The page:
Yet Tarzan could not shake the feeling that had been growing in the pit of his stomach. He dug his toes into the ground as if they were roots with which he could sense further vibrations. The dirt was unusually warm around his toes, and he closed his eyes to heighten his other senses. Despite the lush foliage, the air was tinged with a foul smell that grew worse and turned his stomach. When the wind changed direction the scent was carried away, but it was still strong enough to be detected. And it masked the scent of possible intruders into their territory.

Tarzan adroitly leaped onto a boulder, which angled from the ground like a ramp, offering a clear view down the grassy incline to the start of the jungle a dozen yards farther down. The lush greenery rolled to a valley below, rising on the other side to mountain peaks that faded into the morning mist. The ape-man focused, blocking out the sound of the Mangani around him so he could detect the slightest sigh in the trees.

There. An almost imperceptible swish of branches being pulled aside, carefully enough not to snap them, but with enough force to allow something of size to walk by. There was more than one creature out there; Tarzan was sure of it. He was so focused that he flinched when Kerchak appeared just beneath him and grunted. The old ape had picked up on Tarzan's anxiety and followed his gaze to the trees. Despite their frequent disagreements, Tarzan was glad the old silverback was with him. These were dangerous lands, and every tooth and claw counted, even if age and unpleasant vapors had numbed Kerchak's senses.

The hairs on Tarzan's neck rose. A lifetime of survival in the jungle had taught him to rely on his basic instincts. He gave a sharp, gruff bellow from deep in his chest that carried across the gorillas. Instantly they froze, looking around with concern.

For a long time no one moved and nothing stirred in the trees. Tarzan sensed the younger apes were growing restless, so he lightly dropped from the boulder, landing on all fours. Hunched over, copying Kerchak's swagger, he slowly approached the edge of the jungle. Kerchak kept close to the rest of the family. If anything happened to Tarzan, he was the second line of defense.

The looming jungle towered over Tarzan, the canopy so thick he could see nothing but darkness beyond. He stopped just an arm's length from the trees and squinted into the black expanse.

Then he heard it, the faintest rasping of a breath from his left. Before he could turn his head to target the sound, a flock of yellow birds blustered from the trees to his right, startled by the pale-furred figure that leaped down from the tree with a snarling howl.

Targarni. The dwellers of the land Tarzan had led his hungry family to. The powerful chimpanzees ferociously protected their fertile home, and Tarzan had already had several run-ins with the thugs. He raised his arms to shield himself from a sudden attack—a move that left him wide open from the other two apes charging from the side. The impact sent him sprawling onto his back.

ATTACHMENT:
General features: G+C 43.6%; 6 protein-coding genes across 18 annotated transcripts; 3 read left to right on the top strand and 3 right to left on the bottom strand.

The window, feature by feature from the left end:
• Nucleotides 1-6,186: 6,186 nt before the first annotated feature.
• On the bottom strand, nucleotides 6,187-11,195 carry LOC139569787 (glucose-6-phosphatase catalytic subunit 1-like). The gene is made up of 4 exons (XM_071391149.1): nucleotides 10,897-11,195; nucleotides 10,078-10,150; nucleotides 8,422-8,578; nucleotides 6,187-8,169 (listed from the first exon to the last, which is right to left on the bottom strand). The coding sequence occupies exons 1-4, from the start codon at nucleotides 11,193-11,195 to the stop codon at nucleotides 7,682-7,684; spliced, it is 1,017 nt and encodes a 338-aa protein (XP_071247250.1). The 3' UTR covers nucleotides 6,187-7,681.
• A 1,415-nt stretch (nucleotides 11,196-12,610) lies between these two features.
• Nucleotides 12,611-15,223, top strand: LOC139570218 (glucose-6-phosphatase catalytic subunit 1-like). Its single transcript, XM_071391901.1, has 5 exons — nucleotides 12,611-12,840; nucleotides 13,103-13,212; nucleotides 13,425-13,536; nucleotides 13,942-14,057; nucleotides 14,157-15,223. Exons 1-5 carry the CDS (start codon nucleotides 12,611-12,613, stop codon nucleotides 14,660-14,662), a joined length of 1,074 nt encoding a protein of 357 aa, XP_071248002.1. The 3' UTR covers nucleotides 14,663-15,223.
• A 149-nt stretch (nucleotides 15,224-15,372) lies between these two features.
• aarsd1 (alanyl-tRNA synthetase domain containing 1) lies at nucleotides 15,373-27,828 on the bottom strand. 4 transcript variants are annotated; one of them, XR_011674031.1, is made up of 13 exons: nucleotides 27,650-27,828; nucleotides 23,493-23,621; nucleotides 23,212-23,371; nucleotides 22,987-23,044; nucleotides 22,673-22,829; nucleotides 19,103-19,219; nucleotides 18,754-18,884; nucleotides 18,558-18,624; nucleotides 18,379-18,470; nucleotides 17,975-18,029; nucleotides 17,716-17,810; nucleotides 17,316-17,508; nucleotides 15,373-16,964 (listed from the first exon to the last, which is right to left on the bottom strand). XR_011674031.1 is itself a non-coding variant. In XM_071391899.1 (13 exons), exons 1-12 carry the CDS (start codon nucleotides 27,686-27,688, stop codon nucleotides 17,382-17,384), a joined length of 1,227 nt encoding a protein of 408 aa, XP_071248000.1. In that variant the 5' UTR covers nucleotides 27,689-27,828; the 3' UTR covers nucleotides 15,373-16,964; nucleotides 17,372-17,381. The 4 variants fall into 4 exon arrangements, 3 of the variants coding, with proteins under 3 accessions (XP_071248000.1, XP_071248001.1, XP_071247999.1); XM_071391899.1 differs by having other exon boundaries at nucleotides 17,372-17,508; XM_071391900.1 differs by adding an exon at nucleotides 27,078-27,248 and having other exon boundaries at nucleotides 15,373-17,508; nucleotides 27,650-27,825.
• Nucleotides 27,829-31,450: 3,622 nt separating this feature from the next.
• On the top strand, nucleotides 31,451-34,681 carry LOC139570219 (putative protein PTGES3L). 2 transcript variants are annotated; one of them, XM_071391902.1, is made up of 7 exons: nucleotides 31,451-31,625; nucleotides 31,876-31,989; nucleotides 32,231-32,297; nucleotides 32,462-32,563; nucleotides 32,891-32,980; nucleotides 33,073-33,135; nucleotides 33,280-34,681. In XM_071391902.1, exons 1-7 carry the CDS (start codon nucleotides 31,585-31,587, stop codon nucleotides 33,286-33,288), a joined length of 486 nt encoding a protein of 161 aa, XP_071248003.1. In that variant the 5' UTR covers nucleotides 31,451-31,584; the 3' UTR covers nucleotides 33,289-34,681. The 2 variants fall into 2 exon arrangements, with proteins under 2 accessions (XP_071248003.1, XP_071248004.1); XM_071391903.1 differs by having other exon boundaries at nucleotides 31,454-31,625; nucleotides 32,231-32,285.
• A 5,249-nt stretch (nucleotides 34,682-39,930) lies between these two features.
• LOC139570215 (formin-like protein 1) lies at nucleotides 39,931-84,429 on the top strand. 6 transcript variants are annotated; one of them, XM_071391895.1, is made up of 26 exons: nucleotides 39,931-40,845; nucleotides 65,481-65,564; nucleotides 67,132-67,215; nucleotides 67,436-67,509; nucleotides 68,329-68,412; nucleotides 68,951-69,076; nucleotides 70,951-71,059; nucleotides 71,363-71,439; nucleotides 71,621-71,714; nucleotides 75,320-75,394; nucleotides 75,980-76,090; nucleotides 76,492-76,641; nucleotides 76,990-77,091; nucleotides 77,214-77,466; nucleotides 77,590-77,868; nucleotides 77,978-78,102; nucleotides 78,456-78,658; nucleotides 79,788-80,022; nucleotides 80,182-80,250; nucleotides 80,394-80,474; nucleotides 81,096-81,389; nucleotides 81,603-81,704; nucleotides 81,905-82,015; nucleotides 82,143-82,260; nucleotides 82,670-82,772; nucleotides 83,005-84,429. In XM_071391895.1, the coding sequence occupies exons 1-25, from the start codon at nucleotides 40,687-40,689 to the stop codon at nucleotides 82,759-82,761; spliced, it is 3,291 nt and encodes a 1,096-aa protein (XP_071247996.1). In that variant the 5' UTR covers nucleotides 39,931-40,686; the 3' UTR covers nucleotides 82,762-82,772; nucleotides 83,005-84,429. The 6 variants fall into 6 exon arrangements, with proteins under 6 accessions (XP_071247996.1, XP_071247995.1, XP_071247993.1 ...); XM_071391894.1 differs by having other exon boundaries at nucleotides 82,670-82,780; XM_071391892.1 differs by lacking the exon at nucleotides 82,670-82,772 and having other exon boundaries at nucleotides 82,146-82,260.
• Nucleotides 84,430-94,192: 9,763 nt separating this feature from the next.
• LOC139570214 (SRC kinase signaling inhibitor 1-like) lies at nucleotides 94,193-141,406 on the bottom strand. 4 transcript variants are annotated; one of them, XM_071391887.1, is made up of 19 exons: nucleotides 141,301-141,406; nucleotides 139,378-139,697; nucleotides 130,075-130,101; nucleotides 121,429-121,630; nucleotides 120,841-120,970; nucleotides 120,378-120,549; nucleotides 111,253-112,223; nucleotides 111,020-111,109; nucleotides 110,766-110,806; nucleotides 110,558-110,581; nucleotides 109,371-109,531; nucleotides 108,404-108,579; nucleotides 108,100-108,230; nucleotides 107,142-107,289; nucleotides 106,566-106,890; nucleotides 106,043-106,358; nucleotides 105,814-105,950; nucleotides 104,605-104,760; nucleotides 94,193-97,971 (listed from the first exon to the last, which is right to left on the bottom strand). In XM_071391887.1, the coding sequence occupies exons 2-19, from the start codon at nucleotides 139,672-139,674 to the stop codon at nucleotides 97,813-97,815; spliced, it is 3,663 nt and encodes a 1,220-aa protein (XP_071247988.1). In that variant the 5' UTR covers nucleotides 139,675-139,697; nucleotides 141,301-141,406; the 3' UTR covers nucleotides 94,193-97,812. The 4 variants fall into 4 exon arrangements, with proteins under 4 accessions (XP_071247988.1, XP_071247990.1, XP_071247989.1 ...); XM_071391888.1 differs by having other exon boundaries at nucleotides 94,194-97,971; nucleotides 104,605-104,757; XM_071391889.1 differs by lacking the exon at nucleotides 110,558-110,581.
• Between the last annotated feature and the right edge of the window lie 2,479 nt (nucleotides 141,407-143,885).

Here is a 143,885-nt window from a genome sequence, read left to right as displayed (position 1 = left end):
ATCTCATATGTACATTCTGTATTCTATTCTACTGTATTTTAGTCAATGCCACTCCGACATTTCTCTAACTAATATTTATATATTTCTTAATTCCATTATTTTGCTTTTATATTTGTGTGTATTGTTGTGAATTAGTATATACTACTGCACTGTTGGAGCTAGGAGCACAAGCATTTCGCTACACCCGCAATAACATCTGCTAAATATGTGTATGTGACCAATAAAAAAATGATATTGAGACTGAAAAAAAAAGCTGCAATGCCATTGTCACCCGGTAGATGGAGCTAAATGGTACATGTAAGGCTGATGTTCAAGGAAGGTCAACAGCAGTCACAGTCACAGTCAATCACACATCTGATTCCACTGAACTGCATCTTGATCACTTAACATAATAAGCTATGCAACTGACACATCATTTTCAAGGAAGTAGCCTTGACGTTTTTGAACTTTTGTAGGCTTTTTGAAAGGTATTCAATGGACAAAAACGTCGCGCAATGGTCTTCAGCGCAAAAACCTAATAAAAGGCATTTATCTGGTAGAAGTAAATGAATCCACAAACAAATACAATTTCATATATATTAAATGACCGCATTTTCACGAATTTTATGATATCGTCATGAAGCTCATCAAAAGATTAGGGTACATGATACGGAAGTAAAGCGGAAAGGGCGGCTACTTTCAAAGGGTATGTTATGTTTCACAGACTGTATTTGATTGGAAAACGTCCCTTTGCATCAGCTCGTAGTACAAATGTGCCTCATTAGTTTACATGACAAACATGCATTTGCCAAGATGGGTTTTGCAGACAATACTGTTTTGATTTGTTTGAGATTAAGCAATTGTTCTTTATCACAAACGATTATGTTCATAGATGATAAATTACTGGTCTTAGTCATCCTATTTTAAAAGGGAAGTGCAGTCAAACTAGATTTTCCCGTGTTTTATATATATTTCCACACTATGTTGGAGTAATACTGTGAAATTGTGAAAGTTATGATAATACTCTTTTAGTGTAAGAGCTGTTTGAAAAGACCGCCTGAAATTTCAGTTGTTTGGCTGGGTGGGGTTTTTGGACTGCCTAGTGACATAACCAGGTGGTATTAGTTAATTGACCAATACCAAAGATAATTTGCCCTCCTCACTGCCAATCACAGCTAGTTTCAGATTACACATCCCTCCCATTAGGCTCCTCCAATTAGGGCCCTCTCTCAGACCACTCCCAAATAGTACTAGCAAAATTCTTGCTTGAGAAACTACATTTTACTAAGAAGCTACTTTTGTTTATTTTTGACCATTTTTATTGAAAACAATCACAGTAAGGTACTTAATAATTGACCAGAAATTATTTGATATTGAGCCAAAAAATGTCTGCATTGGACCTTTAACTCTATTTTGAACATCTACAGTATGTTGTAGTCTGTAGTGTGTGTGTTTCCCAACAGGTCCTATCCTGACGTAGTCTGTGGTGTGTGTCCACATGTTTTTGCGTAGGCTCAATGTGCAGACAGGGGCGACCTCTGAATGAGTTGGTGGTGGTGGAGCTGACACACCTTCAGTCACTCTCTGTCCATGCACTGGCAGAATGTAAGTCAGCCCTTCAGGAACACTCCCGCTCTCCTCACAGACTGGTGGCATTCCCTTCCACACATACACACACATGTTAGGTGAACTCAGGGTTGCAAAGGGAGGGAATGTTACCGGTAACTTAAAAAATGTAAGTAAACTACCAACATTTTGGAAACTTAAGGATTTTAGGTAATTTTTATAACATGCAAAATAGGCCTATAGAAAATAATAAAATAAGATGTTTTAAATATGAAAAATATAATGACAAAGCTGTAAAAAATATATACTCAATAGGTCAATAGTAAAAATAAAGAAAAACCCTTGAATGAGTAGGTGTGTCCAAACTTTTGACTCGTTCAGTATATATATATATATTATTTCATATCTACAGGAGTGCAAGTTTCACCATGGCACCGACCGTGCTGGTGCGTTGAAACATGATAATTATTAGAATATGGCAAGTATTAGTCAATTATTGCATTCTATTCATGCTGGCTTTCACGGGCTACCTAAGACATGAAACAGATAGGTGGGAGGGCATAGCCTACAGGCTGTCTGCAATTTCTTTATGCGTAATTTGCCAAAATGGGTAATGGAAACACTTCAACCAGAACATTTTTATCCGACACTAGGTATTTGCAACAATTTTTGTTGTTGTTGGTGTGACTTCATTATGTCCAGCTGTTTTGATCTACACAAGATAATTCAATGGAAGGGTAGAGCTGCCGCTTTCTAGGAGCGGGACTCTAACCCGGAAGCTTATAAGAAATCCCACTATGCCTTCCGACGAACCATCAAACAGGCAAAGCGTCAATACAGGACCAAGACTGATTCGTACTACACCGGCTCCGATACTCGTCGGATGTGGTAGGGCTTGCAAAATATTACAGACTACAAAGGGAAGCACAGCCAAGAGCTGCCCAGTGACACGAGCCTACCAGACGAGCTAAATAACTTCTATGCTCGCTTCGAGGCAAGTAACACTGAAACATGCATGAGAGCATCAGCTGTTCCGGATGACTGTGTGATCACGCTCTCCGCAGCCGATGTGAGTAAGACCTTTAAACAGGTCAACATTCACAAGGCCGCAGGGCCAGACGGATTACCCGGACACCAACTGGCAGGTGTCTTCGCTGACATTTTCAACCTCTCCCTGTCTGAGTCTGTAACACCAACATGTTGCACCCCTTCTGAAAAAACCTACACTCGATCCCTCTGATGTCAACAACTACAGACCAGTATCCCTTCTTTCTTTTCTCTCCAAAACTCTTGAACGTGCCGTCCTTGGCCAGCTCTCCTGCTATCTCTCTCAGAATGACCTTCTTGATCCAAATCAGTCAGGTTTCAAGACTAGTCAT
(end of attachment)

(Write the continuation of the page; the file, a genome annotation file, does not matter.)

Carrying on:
The assault was fast and intelligently coordinated, giving Tarzan no time to rise to his feet. The Targarni were nothing more than pale-gray blurs leaping from the trees and sprinting toward the gorillas. Kerchak saw Tarzan fall and gave a bellow that drew six other males from the band forward. They were young apes, their backs just showing signs of turning silver. But what they lacked in experience, they made up for in courage as they charged the Targarni.

Tarzan felt teeth sink into the meat of his thigh, but he bore the pain through gritted teeth. Three chimps leaned their weight on him, but even on his back, Tarzan was a formidable opponent. An elbow smashed into the snout of one Targarni while Tarzan's other hand grabbed the throat of the chimp whose teeth were gnashing close to his face. Tarzan's arm trembled with the effort of holding the ape back, and with a mighty roar he kicked out at the thug who had bit him. His foot caught the Targarni male in the stomach and the ape was catapulted into the air, back into the trees. Tarzan then pulled forward the chimp he still had by the throat and used him as a shield. The third Targarni Tarzan had punched tried to bite him, but instead bit into the back of his companion.

Kerchak led the cavalry charge, sprinting downhill at an astonishing speed. The Targarni quickly retreated to the trees as the line of gorillas bore down on them.

Tarzan struck his bare chest and howled the cry of a bull ape as the cowards vanished into the trees. Once again, Tarzan had thwarted the Targarni's ambush. But he was worried. Their number had been so small—a raiding party rather than a full-fledged attack. A warning to the Mangani gorillas to stay away. As if to emphasise that, Tarzan caught a glimpse of white fur high in the trees. One bloodshot eye peered down at him. The albino ape hissed a warning before vanishing into the jungle. Tarzan had named the white ape—Goyad. The Targarni leader was almost twice the size of his minions and much more intelligent. The Mangani had been warned—but Tarzan was the proud king of all he surveyed. He did not heed warnings, he gave them.